Volume 6 Supplement 1

Genetic Analysis Workshop 14: Microsatellite and single-nucleotide polymorphism

Open Access

Local false discovery rate and minimum total error rate approaches to identifying interesting chromosomal regions

  • Ritwik Sinha1,
  • Moumita Sinha1,
  • George Mathew1, 2,
  • Robert C Elston1 and
  • Yuqun Luo1Email author
Contributed equally
BMC Genetics20056(Suppl 1):S23

DOI: 10.1186/1471-2156-6-S1-S23

Published: 30 December 2005


The simultaneous testing of a large number of hypotheses in a genome scan, using individual thresholds for significance, inherently leads to inflated genome-wide false positive rates. There exist various approaches to approximating the correct genomewide p-values under various assumptions, either by way of asymptotics or simulations. We explore a philosophically different criterion, recently proposed in the literature, which controls the false discovery rate. The test statistics are assumed to arise from a mixture of distributions under the null and non-null hypotheses. We fit the mixture distribution using both a nonparametric approach and commingling analysis, and then apply the local false discovery rate to select cut-off points for regions to be declared interesting. Another criterion, the minimum total error, is also explored. Both criteria seem to be sensible alternatives to controlling the classical type I and type II error rates.


The increase in genome-wide experiments and sequencing of multiple genomes has resulted in the analysis of large data sets that involve the simultaneous testing of statistical hypotheses on a large number of features in a genome. Traditionally, researchers have tackled the problem of multiple testing in linkage analysis by proposing a common threshold to control the family-wise (i.e., genome-wide) error rate. The simplest and frequently used Bonferroni correction is often conservative and is mainly useful when the number of tests involved is not very large. Recently, new criteria have been proposed, the false discovery rate [1] being one of them. The large number of hypotheses can be looked upon as coming from a mixture of null and non-null hypotheses. Linkage analysis is then a matter of assigning categories after fitting a mixture to the linkage signals.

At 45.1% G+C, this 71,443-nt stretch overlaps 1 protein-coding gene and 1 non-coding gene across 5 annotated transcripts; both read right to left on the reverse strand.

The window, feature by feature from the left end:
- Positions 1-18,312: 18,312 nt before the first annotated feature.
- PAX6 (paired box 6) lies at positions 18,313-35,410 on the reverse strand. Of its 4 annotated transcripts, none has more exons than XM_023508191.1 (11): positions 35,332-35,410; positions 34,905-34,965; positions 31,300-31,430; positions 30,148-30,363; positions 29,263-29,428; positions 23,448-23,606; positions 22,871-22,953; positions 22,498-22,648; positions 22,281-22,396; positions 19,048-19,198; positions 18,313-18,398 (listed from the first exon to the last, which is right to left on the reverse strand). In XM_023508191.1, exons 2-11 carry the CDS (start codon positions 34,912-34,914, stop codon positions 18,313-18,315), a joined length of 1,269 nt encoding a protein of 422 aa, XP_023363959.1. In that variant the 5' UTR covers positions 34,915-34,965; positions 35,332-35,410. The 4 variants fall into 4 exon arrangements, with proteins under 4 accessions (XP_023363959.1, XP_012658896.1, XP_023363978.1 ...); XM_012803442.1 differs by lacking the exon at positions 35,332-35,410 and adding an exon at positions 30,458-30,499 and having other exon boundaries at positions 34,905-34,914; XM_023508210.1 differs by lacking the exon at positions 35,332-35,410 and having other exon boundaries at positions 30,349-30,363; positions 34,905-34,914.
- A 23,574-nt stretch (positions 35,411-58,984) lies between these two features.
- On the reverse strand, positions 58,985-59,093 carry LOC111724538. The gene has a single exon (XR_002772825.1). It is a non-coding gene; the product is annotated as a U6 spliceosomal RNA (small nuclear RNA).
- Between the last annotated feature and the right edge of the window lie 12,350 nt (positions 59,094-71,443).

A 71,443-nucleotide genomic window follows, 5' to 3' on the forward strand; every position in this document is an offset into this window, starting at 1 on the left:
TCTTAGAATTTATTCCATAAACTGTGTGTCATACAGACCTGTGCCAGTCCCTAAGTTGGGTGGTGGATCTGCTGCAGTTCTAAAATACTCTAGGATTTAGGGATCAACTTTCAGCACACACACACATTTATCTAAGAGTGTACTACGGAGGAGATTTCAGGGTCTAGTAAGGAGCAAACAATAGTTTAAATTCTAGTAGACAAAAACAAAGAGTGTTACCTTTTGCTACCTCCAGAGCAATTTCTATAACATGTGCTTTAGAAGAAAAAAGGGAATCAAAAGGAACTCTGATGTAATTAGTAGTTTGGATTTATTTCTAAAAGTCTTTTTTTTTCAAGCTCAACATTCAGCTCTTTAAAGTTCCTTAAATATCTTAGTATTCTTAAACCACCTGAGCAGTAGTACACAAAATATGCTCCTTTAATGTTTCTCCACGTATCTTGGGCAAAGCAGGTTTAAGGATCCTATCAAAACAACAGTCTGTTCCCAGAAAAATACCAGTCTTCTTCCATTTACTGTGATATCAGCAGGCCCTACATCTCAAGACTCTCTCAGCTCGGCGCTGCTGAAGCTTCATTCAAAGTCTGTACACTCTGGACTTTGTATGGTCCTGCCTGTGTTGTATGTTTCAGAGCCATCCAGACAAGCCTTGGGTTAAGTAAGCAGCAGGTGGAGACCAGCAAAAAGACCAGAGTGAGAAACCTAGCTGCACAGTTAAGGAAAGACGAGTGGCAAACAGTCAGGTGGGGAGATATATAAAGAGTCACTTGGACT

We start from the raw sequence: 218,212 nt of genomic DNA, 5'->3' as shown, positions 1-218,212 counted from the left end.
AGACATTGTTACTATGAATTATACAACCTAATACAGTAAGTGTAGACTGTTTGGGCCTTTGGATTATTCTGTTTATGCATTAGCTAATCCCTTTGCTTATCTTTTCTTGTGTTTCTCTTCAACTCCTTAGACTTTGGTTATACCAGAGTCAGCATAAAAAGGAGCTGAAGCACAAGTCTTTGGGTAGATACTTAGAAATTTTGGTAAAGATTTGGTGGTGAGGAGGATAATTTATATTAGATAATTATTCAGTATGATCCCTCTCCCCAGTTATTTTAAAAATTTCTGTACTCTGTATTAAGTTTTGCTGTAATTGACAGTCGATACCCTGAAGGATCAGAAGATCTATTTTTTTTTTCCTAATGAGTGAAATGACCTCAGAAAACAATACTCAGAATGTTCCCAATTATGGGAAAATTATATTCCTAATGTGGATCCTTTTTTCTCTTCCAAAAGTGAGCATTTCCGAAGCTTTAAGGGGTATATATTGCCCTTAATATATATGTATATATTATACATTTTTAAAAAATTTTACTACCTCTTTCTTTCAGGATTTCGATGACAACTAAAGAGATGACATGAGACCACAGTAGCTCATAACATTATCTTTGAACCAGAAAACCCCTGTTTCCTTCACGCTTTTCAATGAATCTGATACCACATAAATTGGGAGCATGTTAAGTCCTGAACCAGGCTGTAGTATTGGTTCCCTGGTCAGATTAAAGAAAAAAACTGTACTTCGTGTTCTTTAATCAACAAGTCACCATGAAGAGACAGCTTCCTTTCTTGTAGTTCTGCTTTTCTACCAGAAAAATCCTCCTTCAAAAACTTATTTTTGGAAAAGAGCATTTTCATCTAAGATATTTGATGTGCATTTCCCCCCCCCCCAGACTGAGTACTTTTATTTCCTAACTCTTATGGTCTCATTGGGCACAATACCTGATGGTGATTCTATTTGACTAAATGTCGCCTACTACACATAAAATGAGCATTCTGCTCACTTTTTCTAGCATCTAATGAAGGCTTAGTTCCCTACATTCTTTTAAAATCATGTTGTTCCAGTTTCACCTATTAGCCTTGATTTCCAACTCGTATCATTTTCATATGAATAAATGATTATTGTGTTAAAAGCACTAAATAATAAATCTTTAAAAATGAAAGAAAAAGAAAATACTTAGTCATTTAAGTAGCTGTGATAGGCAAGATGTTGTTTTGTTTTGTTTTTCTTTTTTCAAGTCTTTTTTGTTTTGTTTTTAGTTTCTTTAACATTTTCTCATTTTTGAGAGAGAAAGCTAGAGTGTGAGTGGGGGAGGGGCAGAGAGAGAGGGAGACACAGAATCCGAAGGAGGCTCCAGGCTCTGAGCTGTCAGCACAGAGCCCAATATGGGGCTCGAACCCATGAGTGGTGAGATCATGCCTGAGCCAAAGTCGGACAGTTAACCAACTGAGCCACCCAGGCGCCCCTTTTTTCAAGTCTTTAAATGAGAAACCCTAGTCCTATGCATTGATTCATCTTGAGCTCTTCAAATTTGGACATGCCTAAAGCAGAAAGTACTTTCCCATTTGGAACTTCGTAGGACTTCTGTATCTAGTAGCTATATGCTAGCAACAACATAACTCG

A nonparametric empirical Bayes approach that makes simultaneous inferences based on z-values (standard normal deviates), converted from the p-values of the test statistics has been introduced [2, 3]. The authors have explored a philosophically different approach that does not claim whether a test is significant or not, but rather whether a result is "interesting" or "uninteresting". The problem of multiple testing is addressed via the concept of the local false discovery rate (LFDR). Let the prior proportion of "uninteresting" hypotheses (e.g., absence of any major gene effect) be po, with corresponding density for the z-values being fo(z), and let the "interesting" hypotheses (e.g., presence of a major gene effect) have a prior proportion p1, with corresponding density for the z-values being f1(z). Thus, f(z) = po fo(z) + p1 f1(z) gives the distribution of the z-values under the mixture of the populations of interesting and uninteresting hypotheses. The posterior probability for a particular z-value,z, to be from an uninteresting hypothesis, is p0f0(z)/f(z), and that to be from an interesting hypothesis is 1 - po fo(z)/f(z) The LFDR is defined to be fdr(z) = f0(z)/f(z), which should be very close to the posterior probability P(hypothesis is uninteresting | z) = p0 f0(z)/f(z) under the often valid assumption that p0 is close to 1. In Efron [2], all the z-values for which fdr(z) ≤ 0.10 are declared to be from interesting hypotheses. A threshold of 0.10 or smaller is desirable in that the proportion of false discoveries will in this way be controlled. We have devised another criterion, the minimum total error (MTE), for identifying "interesting" regions in the genome. This method is explained in the methods section.